BSM alum succeeds in journalism industry as TIME reporter

July 10, 2014

As Benilde-St. Margaret’s seniors endured their final days of high school before graduation, they prepare to move one step closer to getting jobs and becoming successful. Benilde-St. Margaret’s class of 2008 alum, Alexandra Sifferlin, is an example of this success; she has turned what was once a childhood ambition into an exciting reality. Sifferlin is now a health reporter for TIME Magazine, and has spent the last few years reporting on an assortment of health related issues. “I love being a health reporter because I like to think I’m doing a service. Health, medicine, and science impact everyone, and I get the most touching emails from readers,” said Sifferlin. At the age of... Continue Reading

Baseball team falls short to Armstrong in vital section game

June 4, 2014

The Benilde-St. Margaret’s baseball team made the trek to Siebert Field at the University of Minnesota to take on the Wayzata Trojans in a section playoff showdown. According to junior Connor Day, “Our team played well and with a lot of chemistry. We rebounded well from our loss last week.” The Trojans scored first with one player crossing the plate in the top half of the first inning; the Red Knights answered by scoring two runs in the bottom of the second. BSM senior Michael Kaminski threw a complete game, allowing only two runs over the course of seven innings as well as recording one RBI. Junior Tyler Wyvell along with seniors Keaton Studsrud and Christopher Racchini also contributed... Continue Reading

10 Things To Do Around Lake Calhoun

Going to the beach is one of the most popular pastimes of Lake Calhoun goers. Bring a towel and your sun block and head to either one of the two beaches of Lake Calhoun. (Keenan Schember, Megan Ortizcazarin)

10 Things To Do Around Lake Calhoun

June 5, 2014

The definitive ranking of BSM water fountains

Sophamore Gunnar Lundberg stops for a cool refreshing drink (Emily Larson)

The definitive ranking of BSM water fountains

June 3, 2014

As the days become longer and the heat index spikes, students often seek the comfort of a cool sip of water from one of the many selections of drinking fountains offered at BSM. But with so many to choose from, not all can claim the title of Most Popular Water Fountain. From dirty drains, leaky fountains, horrible locations and warm, iron-laced water,... Continue Reading

SportDateTimeOpponentLocation
Boys SoccerTue, Aug 19 3:45 p.m.BlakeBlake Middle School
Girls SoccerTue, Aug 19 7 p.m.Holy AngelsHome
Boys SoccerThu, Aug 21 4 p.m.MarshallMarshall
Girls SoccerThu, Aug 21 7 p.m.Blake Blake Middle School
Boys SoccerTue, Aug 26 7 p.m.Eden PraireHome
FootballThu, Aug 28 7 p.m.Holy AngelsHoly Angels
Boys SoccerThu, Aug 28 4:30 p.m.St Paul AcademySt Paul Academy
Girls SoccerThu, Aug 28 7:30 p.m.MinnetonkaHome
Boys SoccerTue, Sep 02 7 p.m.OronoHome
Girls SoccerTue, Sep 02 5 p.m.OronoOrono HS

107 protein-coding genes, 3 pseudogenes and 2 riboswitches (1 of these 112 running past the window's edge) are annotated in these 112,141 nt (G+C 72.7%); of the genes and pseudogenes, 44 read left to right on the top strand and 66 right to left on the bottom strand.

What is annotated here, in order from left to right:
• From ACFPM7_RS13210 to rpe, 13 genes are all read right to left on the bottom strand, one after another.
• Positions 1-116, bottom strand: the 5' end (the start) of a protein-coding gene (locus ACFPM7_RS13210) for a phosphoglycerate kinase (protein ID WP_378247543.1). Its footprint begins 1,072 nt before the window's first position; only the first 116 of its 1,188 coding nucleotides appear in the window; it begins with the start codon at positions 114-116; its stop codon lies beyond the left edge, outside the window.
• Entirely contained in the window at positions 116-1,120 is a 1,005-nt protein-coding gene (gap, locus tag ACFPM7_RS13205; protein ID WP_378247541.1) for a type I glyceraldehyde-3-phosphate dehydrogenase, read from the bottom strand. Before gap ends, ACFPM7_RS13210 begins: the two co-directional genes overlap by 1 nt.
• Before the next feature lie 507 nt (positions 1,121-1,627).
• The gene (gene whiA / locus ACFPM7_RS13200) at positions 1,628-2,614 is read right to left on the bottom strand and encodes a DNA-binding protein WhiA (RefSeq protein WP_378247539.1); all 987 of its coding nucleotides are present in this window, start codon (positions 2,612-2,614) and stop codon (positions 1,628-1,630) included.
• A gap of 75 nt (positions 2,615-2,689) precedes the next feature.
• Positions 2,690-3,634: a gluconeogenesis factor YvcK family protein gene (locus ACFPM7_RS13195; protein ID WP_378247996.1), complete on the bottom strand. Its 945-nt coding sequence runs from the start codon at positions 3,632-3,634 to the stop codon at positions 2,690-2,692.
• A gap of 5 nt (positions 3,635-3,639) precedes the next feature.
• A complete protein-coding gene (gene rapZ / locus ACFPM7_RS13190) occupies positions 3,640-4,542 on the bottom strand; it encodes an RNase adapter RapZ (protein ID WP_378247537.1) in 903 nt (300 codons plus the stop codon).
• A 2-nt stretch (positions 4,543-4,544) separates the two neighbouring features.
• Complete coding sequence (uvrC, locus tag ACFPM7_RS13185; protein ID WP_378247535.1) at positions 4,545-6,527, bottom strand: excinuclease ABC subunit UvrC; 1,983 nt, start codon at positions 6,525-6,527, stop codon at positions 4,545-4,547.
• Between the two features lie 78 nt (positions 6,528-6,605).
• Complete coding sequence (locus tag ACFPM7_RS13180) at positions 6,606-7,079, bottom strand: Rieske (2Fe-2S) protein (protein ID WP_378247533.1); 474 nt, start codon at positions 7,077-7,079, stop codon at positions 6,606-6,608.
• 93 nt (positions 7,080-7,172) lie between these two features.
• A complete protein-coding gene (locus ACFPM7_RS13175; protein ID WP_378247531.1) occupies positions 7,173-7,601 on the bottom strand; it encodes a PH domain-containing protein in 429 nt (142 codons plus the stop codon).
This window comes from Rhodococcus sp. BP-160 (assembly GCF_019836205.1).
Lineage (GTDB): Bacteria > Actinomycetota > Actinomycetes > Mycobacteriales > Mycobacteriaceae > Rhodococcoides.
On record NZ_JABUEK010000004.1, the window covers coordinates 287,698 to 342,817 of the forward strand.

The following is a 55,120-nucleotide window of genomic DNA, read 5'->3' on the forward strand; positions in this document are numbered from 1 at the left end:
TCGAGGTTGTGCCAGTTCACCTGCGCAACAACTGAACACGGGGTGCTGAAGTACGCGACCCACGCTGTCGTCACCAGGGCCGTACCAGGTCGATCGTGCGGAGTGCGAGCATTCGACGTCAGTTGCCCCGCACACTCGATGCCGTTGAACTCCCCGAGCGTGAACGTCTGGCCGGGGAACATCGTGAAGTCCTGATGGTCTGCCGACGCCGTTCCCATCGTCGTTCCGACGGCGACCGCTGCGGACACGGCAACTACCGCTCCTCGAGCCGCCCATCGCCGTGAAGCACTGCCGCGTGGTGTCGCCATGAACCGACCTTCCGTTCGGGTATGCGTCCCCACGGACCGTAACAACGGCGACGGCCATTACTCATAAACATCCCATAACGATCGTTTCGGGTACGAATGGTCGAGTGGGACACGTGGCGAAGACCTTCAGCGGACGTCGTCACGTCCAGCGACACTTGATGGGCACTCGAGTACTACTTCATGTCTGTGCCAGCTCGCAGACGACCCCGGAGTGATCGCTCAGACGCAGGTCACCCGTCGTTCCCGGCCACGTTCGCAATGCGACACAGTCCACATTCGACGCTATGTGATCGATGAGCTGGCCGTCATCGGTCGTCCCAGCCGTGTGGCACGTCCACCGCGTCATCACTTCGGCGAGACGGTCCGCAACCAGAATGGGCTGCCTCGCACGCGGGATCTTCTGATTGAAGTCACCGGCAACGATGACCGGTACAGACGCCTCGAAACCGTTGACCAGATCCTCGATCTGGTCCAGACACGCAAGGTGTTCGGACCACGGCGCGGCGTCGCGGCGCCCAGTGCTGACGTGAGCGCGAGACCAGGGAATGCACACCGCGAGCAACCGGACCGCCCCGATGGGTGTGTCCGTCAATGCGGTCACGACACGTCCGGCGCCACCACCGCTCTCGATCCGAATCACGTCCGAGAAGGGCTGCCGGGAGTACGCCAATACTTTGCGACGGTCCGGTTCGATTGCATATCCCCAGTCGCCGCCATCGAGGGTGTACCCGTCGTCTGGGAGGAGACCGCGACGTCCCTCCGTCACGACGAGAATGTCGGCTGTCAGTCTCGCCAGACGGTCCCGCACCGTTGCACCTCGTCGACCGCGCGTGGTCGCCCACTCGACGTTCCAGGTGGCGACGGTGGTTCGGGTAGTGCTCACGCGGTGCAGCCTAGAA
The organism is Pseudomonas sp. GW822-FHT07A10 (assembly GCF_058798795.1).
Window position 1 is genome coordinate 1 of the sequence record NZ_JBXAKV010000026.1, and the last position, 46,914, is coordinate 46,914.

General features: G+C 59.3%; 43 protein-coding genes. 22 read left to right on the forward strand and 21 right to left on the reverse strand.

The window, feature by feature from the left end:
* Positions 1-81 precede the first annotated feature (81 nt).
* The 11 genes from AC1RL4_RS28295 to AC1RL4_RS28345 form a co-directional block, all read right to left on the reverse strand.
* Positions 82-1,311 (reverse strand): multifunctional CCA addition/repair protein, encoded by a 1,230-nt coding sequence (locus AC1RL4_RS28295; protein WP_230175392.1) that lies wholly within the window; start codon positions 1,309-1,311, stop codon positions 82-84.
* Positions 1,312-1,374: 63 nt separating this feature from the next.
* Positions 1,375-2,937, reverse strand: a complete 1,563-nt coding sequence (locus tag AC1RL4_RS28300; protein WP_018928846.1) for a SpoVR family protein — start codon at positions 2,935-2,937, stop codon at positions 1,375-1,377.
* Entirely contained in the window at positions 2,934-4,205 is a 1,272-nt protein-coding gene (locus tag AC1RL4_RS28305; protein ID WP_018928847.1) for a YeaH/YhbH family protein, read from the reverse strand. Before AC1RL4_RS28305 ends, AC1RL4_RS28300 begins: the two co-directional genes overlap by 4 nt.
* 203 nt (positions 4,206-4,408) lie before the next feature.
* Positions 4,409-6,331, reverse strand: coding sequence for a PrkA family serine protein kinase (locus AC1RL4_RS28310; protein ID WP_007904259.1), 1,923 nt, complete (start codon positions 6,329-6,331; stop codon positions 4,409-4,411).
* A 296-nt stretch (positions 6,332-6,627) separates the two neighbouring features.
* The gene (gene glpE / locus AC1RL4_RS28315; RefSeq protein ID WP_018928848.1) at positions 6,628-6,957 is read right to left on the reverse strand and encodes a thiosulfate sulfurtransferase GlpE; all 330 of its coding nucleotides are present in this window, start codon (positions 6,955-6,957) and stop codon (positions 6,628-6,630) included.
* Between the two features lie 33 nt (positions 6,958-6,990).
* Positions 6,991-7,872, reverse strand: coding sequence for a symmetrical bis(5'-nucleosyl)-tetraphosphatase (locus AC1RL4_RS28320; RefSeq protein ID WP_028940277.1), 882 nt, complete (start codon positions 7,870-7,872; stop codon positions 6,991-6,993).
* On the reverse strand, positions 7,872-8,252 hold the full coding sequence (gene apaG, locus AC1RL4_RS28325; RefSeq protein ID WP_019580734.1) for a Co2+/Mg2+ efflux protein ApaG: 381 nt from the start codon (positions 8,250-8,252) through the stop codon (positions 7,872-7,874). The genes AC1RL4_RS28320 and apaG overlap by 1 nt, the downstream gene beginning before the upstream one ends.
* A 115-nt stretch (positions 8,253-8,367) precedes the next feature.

Boys SoccerThu, Sep 04 5 p.m.RochesterHome
FootballFri, Sep 05 7 p.m.ChaskaChaska HS
Click on any sport above to see a full schedule for that sport.
SportDateOpponentResultW/L
Click on any sport above to see a full schedule for that sport.

Number of AP Students Jumps

Walking into their AP classes the first day of school, many students, who were expecting about 15 students, were extremely surprised to find their classrooms filled with close to 30 of their peers.

Whether it’s pressure from colleges, low prerequisites, or unusually ambitious students, an exceptionally high number of students enrolled in AP classes this year. “This could be partly due to the fact that the junior class has 17 more students, but that shouldn’t account for jumps as big as these,” Ms. Amanda Anderson, College Counselor, said.

Among the classes that have increased the most are AP Language and Composition, increasing by 32 students, and AP Biology, increasing from 16 students to 26. Mr. Bob Lyons, who teaches AP Biology, doesn’t know exactly what has caused such a large enrollment in a class “that almost always has 12-18 kids,” but he thinks previous students’ success has a lot to do with why more students are trying out AP.

AP U.S. History has seen major change as well, increasing from 55 to 82 students, a 49 percent increase from last year. According to Sister Jeanne, the lack of a summer assignment might be the cause. Usually, students receive the assignment and “about 20 get scared and drop out. This creates a snowball effect among their friends,” she said.

Molly Adams, a junior who usually stays away from advanced classes, felt pressured this year to take on APUSH. “My friends were all taking it, so I was feeling really dumb,” she said. Adams said that without pressure from friends and colleges, not nearly as many people would take the AP courses.

Another reason AP classes might seem bigger this year is the number of sections. Some classes, like AP Calculus AB, have been narrowed from four sections to three, making classes that averaged 17 now average 22. This is a major reason why the AP Biology class is so big. Mr. Lyons commented, “Science classrooms are completely booked; we have no room to add sections.”

Such large classes have had a mixed reaction between students and teachers. Molly Adams thinks the big numbers are “kind of good. There is a lot more talking, but less individual attention.” Even though the classes are large, she’s striving for a good grade, saying, “I definitely want to do well. I’m pushing for an A in that class.” Although Mr. Lyons thinks that “conditions are not ideal” with so many students, Sister Jeanne is thrilled, saying, “I love it. If you’re willing to do the work and can keep up, it’s definitely a worthwhile course.”

Regardless of enrollment numbers, students in AP courses this year will definitely have their work cut out for them.

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